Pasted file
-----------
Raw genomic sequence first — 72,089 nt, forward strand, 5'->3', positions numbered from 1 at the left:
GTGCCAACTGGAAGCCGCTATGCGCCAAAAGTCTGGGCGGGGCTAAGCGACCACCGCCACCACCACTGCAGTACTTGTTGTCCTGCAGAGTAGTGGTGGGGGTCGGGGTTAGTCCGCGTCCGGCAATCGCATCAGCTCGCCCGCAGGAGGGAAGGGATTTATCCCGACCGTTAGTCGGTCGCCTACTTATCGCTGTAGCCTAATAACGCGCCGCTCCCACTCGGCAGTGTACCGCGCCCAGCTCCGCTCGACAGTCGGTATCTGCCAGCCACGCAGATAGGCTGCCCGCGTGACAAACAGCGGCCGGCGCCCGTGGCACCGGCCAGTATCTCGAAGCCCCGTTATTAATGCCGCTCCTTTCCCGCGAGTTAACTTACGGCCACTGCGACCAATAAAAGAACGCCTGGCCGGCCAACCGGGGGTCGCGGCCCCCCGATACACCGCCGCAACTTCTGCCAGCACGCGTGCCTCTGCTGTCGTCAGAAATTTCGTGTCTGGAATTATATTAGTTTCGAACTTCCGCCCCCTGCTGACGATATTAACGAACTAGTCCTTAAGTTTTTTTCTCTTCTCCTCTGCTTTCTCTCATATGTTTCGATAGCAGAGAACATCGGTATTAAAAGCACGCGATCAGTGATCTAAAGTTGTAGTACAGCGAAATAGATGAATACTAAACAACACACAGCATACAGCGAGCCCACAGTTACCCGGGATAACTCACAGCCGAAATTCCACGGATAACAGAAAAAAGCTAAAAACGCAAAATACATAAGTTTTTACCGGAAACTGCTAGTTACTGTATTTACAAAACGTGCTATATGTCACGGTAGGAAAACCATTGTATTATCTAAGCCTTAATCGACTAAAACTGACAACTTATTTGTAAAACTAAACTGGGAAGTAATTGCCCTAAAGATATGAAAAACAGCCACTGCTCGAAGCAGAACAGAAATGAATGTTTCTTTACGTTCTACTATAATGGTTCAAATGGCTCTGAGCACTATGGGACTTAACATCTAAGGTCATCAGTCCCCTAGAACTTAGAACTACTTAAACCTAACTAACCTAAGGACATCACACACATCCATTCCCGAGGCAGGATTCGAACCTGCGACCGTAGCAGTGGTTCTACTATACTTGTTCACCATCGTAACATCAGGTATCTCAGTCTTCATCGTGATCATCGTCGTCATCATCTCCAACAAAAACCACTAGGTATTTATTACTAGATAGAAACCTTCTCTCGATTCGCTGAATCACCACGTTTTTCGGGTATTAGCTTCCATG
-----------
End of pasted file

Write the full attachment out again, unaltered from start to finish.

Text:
Raw genomic sequence first — 72,089 nt, forward strand, 5'->3', positions numbered from 1 at the left:
GTGCCAACTGGAAGCCGCTATGCGCCAAAAGTCTGGGCGGGGCTAAGCGACCACCGCCACCACCACTGCAGTACTTGTTGTCCTGCAGAGTAGTGGTGGGGGTCGGGGTTAGTCCGCGTCCGGCAATCGCATCAGCTCGCCCGCAGGAGGGAAGGGATTTATCCCGACCGTTAGTCGGTCGCCTACTTATCGCTGTAGCCTAATAACGCGCCGCTCCCACTCGGCAGTGTACCGCGCCCAGCTCCGCTCGACAGTCGGTATCTGCCAGCCACGCAGATAGGCTGCCCGCGTGACAAACAGCGGCCGGCGCCCGTGGCACCGGCCAGTATCTCGAAGCCCCGTTATTAATGCCGCTCCTTTCCCGCGAGTTAACTTACGGCCACTGCGACCAATAAAAGAACGCCTGGCCGGCCAACCGGGGGTCGCGGCCCCCCGATACACCGCCGCAACTTCTGCCAGCACGCGTGCCTCTGCTGTCGTCAGAAATTTCGTGTCTGGAATTATATTAGTTTCGAACTTCCGCCCCCTGCTGACGATATTAACGAACTAGTCCTTAAGTTTTTTTCTCTTCTCCTCTGCTTTCTCTCATATGTTTCGATAGCAGAGAACATCGGTATTAAAAGCACGCGATCAGTGATCTAAAGTTGTAGTACAGCGAAATAGATGAATACTAAACAACACACAGCATACAGCGAGCCCACAGTTACCCGGGATAACTCACAGCCGAAATTCCACGGATAACAGAAAAAAGCTAAAAACGCAAAATACATAAGTTTTTACCGGAAACTGCTAGTTACTGTATTTACAAAACGTGCTATATGTCACGGTAGGAAAACCATTGTATTATCTAAGCCTTAATCGACTAAAACTGACAACTTATTTGTAAAACTAAACTGGGAAGTAATTGCCCTAAAGATATGAAAAACAGCCACTGCTCGAAGCAGAACAGAAATGAATGTTTCTTTACGTTCTACTATAATGGTTCAAATGGCTCTGAGCACTATGGGACTTAACATCTAAGGTCATCAGTCCCCTAGAACTTAGAACTACTTAAACCTAACTAACCTAAGGACATCACACACATCCATTCCCGAGGCAGGATTCGAACCTGCGACCGTAGCAGTGGTTCTACTATACTTGTTCACCATCGTAACATCAGGTATCTCAGTCTTCATCGTGATCATCGTCGTCATCATCTCCAACAAAAACCACTAGGTATTTATTACTAGATAGAAACCTTCTCTCGATTCGCTGAATCACCACGTTTTTCGGGTATTAGCTTCCATG